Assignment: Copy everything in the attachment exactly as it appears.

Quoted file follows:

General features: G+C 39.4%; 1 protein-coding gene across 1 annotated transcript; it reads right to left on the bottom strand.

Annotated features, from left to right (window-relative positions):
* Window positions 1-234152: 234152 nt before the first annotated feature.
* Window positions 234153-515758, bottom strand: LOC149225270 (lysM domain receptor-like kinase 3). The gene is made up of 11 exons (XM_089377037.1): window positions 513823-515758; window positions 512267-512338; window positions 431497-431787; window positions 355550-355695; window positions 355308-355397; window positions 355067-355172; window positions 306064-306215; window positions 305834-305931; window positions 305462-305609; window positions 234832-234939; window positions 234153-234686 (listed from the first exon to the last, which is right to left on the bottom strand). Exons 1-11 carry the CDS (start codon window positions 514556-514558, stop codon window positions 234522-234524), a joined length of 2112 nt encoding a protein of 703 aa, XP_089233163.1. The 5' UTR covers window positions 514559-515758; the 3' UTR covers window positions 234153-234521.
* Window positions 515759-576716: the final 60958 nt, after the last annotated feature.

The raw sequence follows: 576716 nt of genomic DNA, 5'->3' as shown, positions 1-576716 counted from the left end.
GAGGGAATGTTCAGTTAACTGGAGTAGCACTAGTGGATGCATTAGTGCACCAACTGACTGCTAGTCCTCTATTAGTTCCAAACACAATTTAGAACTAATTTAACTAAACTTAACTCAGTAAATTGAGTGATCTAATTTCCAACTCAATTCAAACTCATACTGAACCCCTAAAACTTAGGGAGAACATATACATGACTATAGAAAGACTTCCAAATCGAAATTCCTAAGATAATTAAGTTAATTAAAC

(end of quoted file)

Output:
General features: G+C 39.4%; 1 protein-coding gene across 1 annotated transcript; it reads right to left on the bottom strand.

Annotated features, from left to right (window-relative positions):
* Window positions 1-234152: 234152 nt before the first annotated feature.
* Window positions 234153-515758, bottom strand: LOC149225270 (lysM domain receptor-like kinase 3). The gene is made up of 11 exons (XM_089377037.1): window positions 513823-515758; window positions 512267-512338; window positions 431497-431787; window positions 355550-355695; window positions 355308-355397; window positions 355067-355172; window positions 306064-306215; window positions 305834-305931; window positions 305462-305609; window positions 234832-234939; window positions 234153-234686 (listed from the first exon to the last, which is right to left on the bottom strand). Exons 1-11 carry the CDS (start codon window positions 514556-514558, stop codon window positions 234522-234524), a joined length of 2112 nt encoding a protein of 703 aa, XP_089233163.1. The 5' UTR covers window positions 514559-515758; the 3' UTR covers window positions 234153-234521.
* Window positions 515759-576716: the final 60958 nt, after the last annotated feature.

The raw sequence follows: 576716 nt of genomic DNA, 5'->3' as shown, positions 1-576716 counted from the left end.
GAGGGAATGTTCAGTTAACTGGAGTAGCACTAGTGGATGCATTAGTGCACCAACTGACTGCTAGTCCTCTATTAGTTCCAAACACAATTTAGAACTAATTTAACTAAACTTAACTCAGTAAATTGAGTGATCTAATTTCCAACTCAATTCAAACTCATACTGAACCCCTAAAACTTAGGGAGAACATATACATGACTATAGAAAGACTTCCAAATCGAAATTCCTAAGATAATTAAGTTAATTAAAC